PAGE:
Debunker

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A debunker is a person who attempts to expose or discredit claims believed to be false, exaggerated or pretentious.[1] The term is closely associated with skeptical investigation of controversial topics such as U.F.O.s, claimed paranormal phenomena, cryptids, conspiracy theories, alternative medicine, religion, or exploratory or fringe areas of scientific or pseudoscientific research.

According to the Merriam-Webster online dictionary, to "debunk" is defined as:

  1. To expose the falseness or hollowness of (a myth, idea, or belief).
  2. To reduce the inflated reputation of (someone), esp. by ridicule: "comedy takes delight in debunking heroes". If debunkers are not careful, their communications may backfire – increasing an audience's long-term belief in myths. Backfire effects can occur if a message spends too much time on the negative case, if it is too complex, or if the message is threatening.[2]

Etymology[edit]

The American Heritage Dictionary traces the passage of the words bunk (noun), debunk (verb) and debunker (noun) into American English in 1923 as a belated outgrowth of "bunkum", of which the first recorded use was in 1828, apparently related to a poorly received "speech for Buncombe County, North Carolina" given by North Carolina representative Felix Walker during the 16th United States Congress (1819–1821).[3]

The term debunk originated in a 1923 novel Bunk, by American novelist William Woodward (1874–1950), who used it to mean to "take the bunk out of things."[4]

The term "debunkery" is not limited to arguments about scientific validity; it is also used in a more general sense at attempts to discredit any opposing point of view, such as that of a political opponent.

Backfire effects[edit]

The authors of the Debunking Handbook warn that a failed debunking can actually worsen misconceptions. They recommend simple, positive, and emotionally sensitive education (e.g. bolstering the learner's ego, or avoiding threatening words).

Australian Professorial Fellow Stephan Lewandowsky[5] and John Cook, Climate Communication Fellow for the Global Change Institute at the University of Queensland (and author at SkepticalScience.com)[6] co-wrote Debunking Handbook,[2] in which they warn that debunking efforts may backfire. Backfire effects occur when science communicators accidentally reinforce false beliefs by trying to correct them.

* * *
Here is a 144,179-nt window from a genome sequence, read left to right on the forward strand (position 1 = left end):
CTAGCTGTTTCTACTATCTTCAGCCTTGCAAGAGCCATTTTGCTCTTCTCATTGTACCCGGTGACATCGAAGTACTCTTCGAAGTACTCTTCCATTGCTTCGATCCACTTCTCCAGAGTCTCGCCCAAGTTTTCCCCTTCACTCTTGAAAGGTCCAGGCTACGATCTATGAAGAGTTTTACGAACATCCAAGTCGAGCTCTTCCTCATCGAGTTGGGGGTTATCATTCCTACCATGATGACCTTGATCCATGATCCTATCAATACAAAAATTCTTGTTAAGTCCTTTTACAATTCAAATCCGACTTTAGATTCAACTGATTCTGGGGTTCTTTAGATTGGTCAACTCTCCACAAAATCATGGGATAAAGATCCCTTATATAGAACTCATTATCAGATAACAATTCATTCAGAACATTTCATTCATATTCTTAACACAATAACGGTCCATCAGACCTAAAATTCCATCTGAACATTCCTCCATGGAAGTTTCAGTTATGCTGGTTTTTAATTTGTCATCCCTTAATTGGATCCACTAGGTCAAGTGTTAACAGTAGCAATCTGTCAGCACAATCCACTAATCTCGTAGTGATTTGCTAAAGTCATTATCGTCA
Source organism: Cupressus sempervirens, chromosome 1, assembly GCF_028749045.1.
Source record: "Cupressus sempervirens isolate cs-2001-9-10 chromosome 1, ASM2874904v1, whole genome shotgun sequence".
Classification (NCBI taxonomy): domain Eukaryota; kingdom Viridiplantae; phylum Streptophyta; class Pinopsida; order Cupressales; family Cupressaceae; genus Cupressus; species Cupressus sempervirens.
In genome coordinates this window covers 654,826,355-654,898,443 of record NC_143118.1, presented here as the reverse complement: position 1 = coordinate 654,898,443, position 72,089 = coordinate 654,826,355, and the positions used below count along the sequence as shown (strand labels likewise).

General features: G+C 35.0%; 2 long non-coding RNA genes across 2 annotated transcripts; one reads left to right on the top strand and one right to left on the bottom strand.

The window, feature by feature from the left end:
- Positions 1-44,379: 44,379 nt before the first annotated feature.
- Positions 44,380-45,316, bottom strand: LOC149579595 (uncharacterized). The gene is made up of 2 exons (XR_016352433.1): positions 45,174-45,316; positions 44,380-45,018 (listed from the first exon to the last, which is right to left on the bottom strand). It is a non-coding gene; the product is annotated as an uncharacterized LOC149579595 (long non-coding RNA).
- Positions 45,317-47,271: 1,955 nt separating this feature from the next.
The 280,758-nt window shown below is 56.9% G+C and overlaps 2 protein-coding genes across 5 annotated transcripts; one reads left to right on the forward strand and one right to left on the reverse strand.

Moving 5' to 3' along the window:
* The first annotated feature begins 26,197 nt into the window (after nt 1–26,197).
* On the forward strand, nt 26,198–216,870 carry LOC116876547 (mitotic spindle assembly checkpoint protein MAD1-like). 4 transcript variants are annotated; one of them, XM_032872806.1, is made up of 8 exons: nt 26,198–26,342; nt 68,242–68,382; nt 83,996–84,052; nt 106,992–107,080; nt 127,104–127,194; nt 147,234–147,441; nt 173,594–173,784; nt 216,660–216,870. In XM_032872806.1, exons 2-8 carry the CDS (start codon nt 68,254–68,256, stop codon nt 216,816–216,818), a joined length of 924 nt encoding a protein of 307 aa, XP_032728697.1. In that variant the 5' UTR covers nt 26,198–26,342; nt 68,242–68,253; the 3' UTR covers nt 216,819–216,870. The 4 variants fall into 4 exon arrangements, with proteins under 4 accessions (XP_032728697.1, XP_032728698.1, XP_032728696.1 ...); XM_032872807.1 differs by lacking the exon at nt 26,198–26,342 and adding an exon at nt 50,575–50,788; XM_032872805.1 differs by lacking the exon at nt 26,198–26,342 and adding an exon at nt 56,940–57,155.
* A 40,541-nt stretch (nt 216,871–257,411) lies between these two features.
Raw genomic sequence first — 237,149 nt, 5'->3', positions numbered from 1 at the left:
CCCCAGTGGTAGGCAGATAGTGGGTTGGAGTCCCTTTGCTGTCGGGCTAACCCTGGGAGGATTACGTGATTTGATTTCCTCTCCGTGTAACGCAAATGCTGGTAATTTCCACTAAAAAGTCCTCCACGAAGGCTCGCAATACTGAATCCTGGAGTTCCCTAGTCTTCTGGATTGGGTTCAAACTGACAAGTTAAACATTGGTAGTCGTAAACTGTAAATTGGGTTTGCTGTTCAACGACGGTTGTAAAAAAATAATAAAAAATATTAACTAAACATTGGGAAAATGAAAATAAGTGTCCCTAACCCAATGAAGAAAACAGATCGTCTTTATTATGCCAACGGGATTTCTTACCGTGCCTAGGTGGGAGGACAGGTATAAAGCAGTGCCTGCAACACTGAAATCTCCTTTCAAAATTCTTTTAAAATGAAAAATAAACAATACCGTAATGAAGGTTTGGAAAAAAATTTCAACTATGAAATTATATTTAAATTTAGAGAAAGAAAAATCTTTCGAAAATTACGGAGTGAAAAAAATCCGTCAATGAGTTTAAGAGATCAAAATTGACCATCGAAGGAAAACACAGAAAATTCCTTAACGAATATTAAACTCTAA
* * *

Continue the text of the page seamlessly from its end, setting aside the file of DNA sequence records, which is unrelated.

Cook and Lewandowsky offer possible solutions to the backfire effects as described in different psychological studies. They recommend spending little or no time describing misconceptions because people cannot help but remember ideas that they have heard before. They write "Your goal is to increase people's familiarity with the facts."[2][7][8] They recommend providing fewer and clearer arguments, considering that more people recall a message when it is simpler and easier to read. "Less is more" is especially important because scientific truths can get overwhelmingly detailed; pictures, graphs, and memorable tag lines all help keep things simple.[2][9]

The authors write that debunkers should try to build up people's egos in some way before confronting false beliefs because it is difficult to consider ideas that threaten one's worldviews[2][10] (i.e., threatening ideas cause cognitive dissonance). It is also advisable to avoid words with negative connotations.[2][11] The authors describe studies which have shown that people abhor incomplete explanations – they write "In the absence of a better explanation, [people] opt for the wrong explanation". It is important to fill in conceptual gaps, and to explain the cause of the misconception in the first place.[2][12] The authors believe these techniques can reduce the odds of a "backfire" – that an attempt to debunk bad science will increase the audience's belief in misconceptions.

Notable debunkers[edit]

Organizations[edit]

See also[edit]